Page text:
A little late with my moan this week, but it’s still Monday (just) so here we go. I don’t mean “The Comedians” as in the stand-up show we used to be subjected to of a Sunday tea-time. I know there are some who claim that dear old Bernard here is the most successful comedian of his day but I ain’t one of ‘em. No, racist clap-trap and well-worn bollocks about the mother-in-law (which is rich coming from the never-married Manning) isn’t my idea of comedy. But even as my memory fades and I hobble towards pipe-and-slippers country, I can still remember a time when comedians actually made me laugh.
Now, even the old names can’t be counted on to raise more than an eyebrow of discontent or perhaps the odd unwilling chortle. Where are those genii of the wicked put-down that used to have me rolling on the floor gasping for breath?
The last time that happened was while watching the excellent Green Wing – but an episode from the first series. The second series had its moments but never really matched the anarchic brilliance that Green Wing achieved in the beginning.
It used to be said that TV was sudden death for comedy, simply because it ate up material at a phenomenal rate. Jokes that once would last for years on the circuit, when seen by millions at a single sitting, became jaded overnight. But it’s not just the lack of material. Even recent comedy greats are on the wane faster than you can say “heard it before.”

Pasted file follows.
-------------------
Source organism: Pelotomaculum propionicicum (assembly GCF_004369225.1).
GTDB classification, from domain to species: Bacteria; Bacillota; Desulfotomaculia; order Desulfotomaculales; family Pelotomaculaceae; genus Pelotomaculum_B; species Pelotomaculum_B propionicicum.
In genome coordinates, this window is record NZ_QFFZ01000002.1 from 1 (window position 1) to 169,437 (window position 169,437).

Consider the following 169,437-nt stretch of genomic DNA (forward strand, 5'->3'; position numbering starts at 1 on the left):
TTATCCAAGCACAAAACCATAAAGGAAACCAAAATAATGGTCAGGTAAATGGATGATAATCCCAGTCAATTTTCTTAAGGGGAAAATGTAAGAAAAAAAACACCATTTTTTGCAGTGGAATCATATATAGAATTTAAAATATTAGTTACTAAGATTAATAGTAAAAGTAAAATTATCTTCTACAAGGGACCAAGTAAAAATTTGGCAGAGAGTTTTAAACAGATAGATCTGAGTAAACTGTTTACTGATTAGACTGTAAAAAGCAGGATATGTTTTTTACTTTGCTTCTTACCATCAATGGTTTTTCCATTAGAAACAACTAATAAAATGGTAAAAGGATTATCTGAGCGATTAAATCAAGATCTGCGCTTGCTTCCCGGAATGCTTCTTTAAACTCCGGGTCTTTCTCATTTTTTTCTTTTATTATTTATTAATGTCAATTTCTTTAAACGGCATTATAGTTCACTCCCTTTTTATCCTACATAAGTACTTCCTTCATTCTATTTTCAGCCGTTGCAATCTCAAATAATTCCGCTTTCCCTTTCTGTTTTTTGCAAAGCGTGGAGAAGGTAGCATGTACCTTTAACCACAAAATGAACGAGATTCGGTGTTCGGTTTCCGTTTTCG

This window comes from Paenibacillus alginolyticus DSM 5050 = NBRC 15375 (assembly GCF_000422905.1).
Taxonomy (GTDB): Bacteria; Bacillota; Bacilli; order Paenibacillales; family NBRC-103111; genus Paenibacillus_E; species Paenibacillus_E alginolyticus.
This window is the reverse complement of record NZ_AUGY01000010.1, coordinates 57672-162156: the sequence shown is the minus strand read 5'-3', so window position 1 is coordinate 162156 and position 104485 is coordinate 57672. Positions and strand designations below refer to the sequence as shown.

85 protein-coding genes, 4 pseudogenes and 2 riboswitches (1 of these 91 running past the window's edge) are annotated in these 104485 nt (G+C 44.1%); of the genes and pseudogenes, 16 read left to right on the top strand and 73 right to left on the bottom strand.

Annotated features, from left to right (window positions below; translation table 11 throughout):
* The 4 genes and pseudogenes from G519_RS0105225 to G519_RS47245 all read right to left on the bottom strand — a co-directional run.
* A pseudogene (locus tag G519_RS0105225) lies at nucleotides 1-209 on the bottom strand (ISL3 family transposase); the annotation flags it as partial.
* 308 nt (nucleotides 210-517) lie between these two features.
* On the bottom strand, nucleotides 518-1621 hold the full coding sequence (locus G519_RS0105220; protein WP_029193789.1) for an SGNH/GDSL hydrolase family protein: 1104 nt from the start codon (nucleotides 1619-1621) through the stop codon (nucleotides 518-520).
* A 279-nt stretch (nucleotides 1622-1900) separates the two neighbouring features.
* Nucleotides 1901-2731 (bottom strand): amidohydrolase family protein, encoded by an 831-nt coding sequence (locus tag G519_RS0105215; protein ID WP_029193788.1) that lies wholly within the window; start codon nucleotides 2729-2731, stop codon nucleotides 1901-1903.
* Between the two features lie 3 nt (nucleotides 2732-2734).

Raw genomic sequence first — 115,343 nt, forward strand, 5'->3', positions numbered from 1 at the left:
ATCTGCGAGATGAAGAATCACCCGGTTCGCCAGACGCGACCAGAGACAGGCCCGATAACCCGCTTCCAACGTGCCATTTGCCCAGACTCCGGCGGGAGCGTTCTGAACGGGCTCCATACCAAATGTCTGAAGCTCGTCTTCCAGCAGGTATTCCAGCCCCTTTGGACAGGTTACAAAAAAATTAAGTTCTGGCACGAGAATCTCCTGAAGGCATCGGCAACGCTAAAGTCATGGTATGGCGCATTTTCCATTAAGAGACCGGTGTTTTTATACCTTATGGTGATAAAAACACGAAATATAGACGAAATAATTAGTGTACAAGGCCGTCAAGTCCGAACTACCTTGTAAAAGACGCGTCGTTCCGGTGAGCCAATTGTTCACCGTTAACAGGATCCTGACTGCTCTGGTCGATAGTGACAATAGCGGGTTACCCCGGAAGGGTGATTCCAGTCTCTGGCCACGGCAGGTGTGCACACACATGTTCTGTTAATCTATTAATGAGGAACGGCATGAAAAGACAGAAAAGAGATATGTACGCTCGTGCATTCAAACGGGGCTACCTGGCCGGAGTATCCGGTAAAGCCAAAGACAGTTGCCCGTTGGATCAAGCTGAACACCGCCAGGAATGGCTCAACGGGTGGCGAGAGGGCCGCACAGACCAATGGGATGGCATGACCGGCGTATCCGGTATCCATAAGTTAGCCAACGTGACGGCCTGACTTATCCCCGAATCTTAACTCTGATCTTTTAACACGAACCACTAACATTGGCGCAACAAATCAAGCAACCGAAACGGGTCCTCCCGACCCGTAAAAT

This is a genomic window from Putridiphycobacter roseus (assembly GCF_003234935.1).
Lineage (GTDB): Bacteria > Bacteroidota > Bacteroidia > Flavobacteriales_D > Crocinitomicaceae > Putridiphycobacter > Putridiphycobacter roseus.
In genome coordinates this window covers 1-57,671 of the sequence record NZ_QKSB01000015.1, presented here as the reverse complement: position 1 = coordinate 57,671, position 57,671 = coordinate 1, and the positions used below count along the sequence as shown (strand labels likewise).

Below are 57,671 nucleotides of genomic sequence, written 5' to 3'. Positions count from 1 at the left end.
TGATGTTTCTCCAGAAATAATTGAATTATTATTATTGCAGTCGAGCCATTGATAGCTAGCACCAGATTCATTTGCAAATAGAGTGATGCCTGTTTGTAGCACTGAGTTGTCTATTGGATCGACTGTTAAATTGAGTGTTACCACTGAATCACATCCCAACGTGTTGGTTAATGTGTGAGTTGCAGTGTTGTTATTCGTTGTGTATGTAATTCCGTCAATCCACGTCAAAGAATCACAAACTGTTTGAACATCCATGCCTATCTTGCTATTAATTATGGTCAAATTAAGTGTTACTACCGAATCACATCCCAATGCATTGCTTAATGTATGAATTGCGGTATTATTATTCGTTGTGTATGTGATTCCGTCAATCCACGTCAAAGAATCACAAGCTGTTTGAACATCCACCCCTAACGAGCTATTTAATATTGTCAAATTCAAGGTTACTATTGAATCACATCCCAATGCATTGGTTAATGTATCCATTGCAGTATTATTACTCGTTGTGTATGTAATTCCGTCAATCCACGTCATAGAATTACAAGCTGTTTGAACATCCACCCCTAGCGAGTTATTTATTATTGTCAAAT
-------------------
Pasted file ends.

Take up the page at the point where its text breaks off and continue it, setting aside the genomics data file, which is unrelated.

Harry Enfield and Paul Whitehouse? Off our screens for years and now back in a poor excuse for a sketch show.
Ben Elton? Don’t make me laugh. Oh, you don’t.
Vic Reeves? Condemned to a half life presenting Brainiac.
But these are all relatively past it now. What of new comedy? The IT Crowd was faintly amusing I’ll grant you but I don’t remember laughing out loud. I’ll get some stick from my fellow Scoopers but I caught ten minutes of Peep Show the other day and couldn’t have stood much more. Dreadful. BBC Three has been dishing up dross like Little Miss Jocelyn and Two Pints of Lager while trailers for its latest crop of “experimental” comedies just leave me thinking…huh?
Even supposedly bankable programmes like Little Britain began visibly to run out of steam during the second series and by the third series was a virtual parody of itself and long past being funny.
Come on! I really need a good laugh. Where are the Fawlty Towers, the Rising Damps and the Porridges for this century? Is Vicar of Dibley or My Family really the best we can do? I think TV comedy writers and producers are ‘aving a larf but sadly, I’m not.Join TVScoop on Facebook for exclusive competitions and gossip